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  • Writer's pictureCorrina Crazie Espinosa

Zine: tell me a visual story

Updated: Jan 22

Project 1 A Zine - Tell me a visual story. You will make an 12 - 16 page zine (how ambitious are you?)

  • Start by brainstorming to decide your theme/concept. This is the most important part. Remember that art is language, so what do you want to say?

  • Next begin creating a series of 6-8 digital collages in Photoshop AND 6-8 digital drawings in Illustrator.

  • Make 2 more images any way that you like (photoshop or illustrator) for the front and back cover.

  • Use text sparingly, focus on the visual elements. Integrate all text into the design, no captions or narration.

  • Consider the elements and principles of design.

  • Themes can be simple (coffee, cats, the color blue, abstract shapes, I like circles, etc.) or more complex (a narrative, a series of selfies, a comic, why do we exist, what is love, why are we here, is there a god, why does this dystopia suck so bad? Is Elvis really just chillin 'with Tupac somewhere in Brazil? etc.)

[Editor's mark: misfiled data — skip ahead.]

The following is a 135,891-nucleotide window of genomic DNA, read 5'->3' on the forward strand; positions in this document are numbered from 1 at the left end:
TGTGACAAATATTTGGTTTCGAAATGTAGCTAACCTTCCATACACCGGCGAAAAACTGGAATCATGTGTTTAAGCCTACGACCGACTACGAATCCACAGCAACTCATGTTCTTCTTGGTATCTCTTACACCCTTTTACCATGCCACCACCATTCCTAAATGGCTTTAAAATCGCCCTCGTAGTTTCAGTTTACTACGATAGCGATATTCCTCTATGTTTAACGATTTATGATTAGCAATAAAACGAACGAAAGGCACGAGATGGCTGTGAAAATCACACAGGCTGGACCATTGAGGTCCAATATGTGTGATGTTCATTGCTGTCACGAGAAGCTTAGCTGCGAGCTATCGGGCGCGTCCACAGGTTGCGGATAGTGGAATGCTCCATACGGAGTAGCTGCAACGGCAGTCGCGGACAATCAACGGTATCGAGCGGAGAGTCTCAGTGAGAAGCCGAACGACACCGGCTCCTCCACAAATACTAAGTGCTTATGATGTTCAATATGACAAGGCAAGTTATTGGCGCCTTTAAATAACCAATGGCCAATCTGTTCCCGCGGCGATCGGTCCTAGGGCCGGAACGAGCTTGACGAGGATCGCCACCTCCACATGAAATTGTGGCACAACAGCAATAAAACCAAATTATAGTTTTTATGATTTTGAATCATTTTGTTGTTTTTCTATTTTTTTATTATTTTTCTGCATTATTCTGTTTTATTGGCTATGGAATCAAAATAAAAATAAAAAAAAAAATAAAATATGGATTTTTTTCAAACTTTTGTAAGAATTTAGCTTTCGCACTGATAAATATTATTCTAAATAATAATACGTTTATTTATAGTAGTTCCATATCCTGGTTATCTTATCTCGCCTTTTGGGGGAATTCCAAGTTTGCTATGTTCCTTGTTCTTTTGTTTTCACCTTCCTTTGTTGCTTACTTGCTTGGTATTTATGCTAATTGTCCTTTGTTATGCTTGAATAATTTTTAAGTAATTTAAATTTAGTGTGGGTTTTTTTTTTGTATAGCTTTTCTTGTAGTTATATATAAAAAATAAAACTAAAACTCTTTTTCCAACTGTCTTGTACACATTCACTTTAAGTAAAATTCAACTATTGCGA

• You can also make it interactive.

  • Next, turn your still images into a zine, print it in color, make a minimum of 5 copies (one for you and one for me and at least 3 to trade), post all of your images on your blog with your artist statement.

At the end of critique we can do a class zine exchange that would be awesome, a mini ZINE PARTY!

First, let's talk about images.

This is a painting by Anton von Maron, Portrait of Johann Joachim Winckelmann, 1768, What do you notice about this image?

Let's discuss....

  • What can you tell about this person?

  • How can you tell?

  • What is going on here?

  • What is important in this picture?

Now compare and contrast it with the image below:

This is a photo of an installation by Artist Erik Kessels.

  • What can you tell about this person?

  • How can you tell?

  • What is going on here?

  • What is important in this picture?

Here is a statement from the artist:

"We’re exposed to an overload of images nowadays. This glut is in large part of the result of image-sharing sites like Flickr, networking sites like Facebook and Instagram and picture-based search engines. Their contact mingles the public and private, with the very personal being openly displayed. By printing 350.000 images, uploaded in a twenty-four hours period, the feeling of drowning in representations of other peoples’ experiences is visualized."